With little more than four economical stepper motors, a Raspberry Pi Zero, and a 3D printer, [Thomas Barlow] made himself an awfully slick Smart Flip Clock that can display not only the time, but also weather data as well. This is done by adding a few extra graphics to some of the split-flaps, so numbers can also be used to indicate temperature and weather conditions succinctly. Displaying the time has to do without a colon (so 5:18 displays as 518), but being able to show temperature and weather conditions more than makes up for it.
According to the project’s GitHub repository, it looks as though each split-flap has thirteen unique positions. The first ten are for numerals 0 through 9, and the rest are either blank, or used to make up a few different weather icons with different combinations. A Python script runs on the Raspberry Pi and retrieves weather data from OpenWeather, and the GPIO header drives the display via four geared stepper motors and driver boards. The rest of the hardware is 3D printed, and [Thomas] helpfully provides CAD models in STEP format alongside the STL files.
Old CRT computer enthusiast [x86VileR] recently tracked down an IBM 5153 monitor for which he had been searching several years. Unfortunately shipping a heavy glass CRT isn’t easy. In fact, it took [VileR] three tries to get a functioning monitor delivered intact and working. The first one seemed reasonably protected in its packaging, but arrived so banged up that the CRT had become dislodged inside the monitor and the neck broke off! The second attempt was packaged even better, and he was sure it would arrive problem-free. Alas, it too arrived all banged up and broken.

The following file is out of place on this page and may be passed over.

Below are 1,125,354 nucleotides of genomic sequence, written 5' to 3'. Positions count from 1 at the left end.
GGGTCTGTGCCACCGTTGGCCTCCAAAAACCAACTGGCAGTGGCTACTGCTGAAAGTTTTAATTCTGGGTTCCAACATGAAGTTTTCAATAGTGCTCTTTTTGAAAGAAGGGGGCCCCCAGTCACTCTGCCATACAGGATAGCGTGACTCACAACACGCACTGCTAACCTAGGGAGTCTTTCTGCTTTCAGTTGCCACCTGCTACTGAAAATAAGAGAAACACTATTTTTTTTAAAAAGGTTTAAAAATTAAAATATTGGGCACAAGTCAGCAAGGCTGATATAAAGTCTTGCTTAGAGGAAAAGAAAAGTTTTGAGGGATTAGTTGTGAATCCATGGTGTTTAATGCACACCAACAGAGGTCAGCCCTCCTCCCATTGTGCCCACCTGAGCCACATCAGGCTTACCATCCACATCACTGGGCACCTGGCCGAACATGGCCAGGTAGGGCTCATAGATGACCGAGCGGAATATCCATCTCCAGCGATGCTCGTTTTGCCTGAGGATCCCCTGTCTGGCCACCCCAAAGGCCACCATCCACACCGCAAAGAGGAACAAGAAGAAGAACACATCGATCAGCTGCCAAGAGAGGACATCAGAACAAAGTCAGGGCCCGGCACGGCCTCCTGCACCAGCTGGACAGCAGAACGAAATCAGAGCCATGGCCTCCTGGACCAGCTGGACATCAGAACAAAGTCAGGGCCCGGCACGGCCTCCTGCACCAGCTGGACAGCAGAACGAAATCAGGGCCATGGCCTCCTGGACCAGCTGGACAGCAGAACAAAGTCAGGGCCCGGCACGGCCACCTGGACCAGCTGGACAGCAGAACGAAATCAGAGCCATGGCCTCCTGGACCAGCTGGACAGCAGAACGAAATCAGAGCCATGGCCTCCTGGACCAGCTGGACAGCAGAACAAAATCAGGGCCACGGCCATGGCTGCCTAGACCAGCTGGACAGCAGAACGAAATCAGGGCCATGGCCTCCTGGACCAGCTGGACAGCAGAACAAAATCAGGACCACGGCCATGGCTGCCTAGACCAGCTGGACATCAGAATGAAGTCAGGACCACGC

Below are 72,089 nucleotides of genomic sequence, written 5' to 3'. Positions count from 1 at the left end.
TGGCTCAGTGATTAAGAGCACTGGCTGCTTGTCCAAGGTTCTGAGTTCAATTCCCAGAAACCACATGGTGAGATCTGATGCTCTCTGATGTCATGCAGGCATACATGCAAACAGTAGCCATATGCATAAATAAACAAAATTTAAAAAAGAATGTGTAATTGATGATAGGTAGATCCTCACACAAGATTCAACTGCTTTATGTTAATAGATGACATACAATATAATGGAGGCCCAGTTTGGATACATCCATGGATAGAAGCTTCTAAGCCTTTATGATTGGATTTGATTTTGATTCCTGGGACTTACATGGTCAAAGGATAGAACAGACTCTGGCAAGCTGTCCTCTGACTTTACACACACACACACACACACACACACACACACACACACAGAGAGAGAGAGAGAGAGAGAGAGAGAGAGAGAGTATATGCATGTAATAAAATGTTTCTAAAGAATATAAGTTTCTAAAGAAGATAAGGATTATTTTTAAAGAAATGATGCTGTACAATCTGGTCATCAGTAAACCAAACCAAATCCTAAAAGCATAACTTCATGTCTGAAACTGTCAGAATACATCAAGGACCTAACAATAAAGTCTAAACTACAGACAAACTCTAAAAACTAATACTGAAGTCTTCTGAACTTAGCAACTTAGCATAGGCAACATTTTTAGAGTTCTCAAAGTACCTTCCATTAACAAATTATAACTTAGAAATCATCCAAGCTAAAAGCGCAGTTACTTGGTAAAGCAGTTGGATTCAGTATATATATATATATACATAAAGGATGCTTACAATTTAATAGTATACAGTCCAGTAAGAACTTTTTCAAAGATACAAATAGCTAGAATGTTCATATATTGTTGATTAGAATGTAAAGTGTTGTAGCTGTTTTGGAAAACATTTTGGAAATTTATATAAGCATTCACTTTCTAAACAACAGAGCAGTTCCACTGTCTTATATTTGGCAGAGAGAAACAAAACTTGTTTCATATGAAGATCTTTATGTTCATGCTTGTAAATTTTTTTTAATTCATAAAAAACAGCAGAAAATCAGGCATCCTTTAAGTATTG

This one clearly had superior packaging, so I find it difficult to account for this truly stupendous level of damage. The most promising theory is that several people jumped on it simultaneously, just before the delivery truck ran it over. As my friend put it, it would’ve arrived in better shape if he had just smashed it himself before boxing it up.
Double-boxing appears to be the answer, although it might result in a box too large to ship depending on your courier’s rules. Short of building custom wooden crates, do you have any packing tips for shipping heavy and fragile items? Thanks to [J.R. Dahlman] for sending us the tip.
Liquid fuelled engines are throttleable and monstrously powerful, but highly complex. Meanwhile, solid rocket engines are simple and cheap, but once you light them, they’re going full-bore until burnout. Hybrid rocket engines offer perks from both worlds, with simple solid fuel and the ability to throttle down by regulating oxidizer flow. Naturally, [Integza] decided he should try and 3D print one.
The build came about somewhat by accident, as the 3D printed casing of one of [Integza’s] liquid-fuelled rockets continued burning once the fuel was turned off. This prompted the realization that he could 3D print rocket fuel, and simply supply oxygen, creating a hybrid rocket. Thus ensued much experimentation, going so far as to create custom sugar-loaded resin for more power and experimenting with ABS as a potential fuel.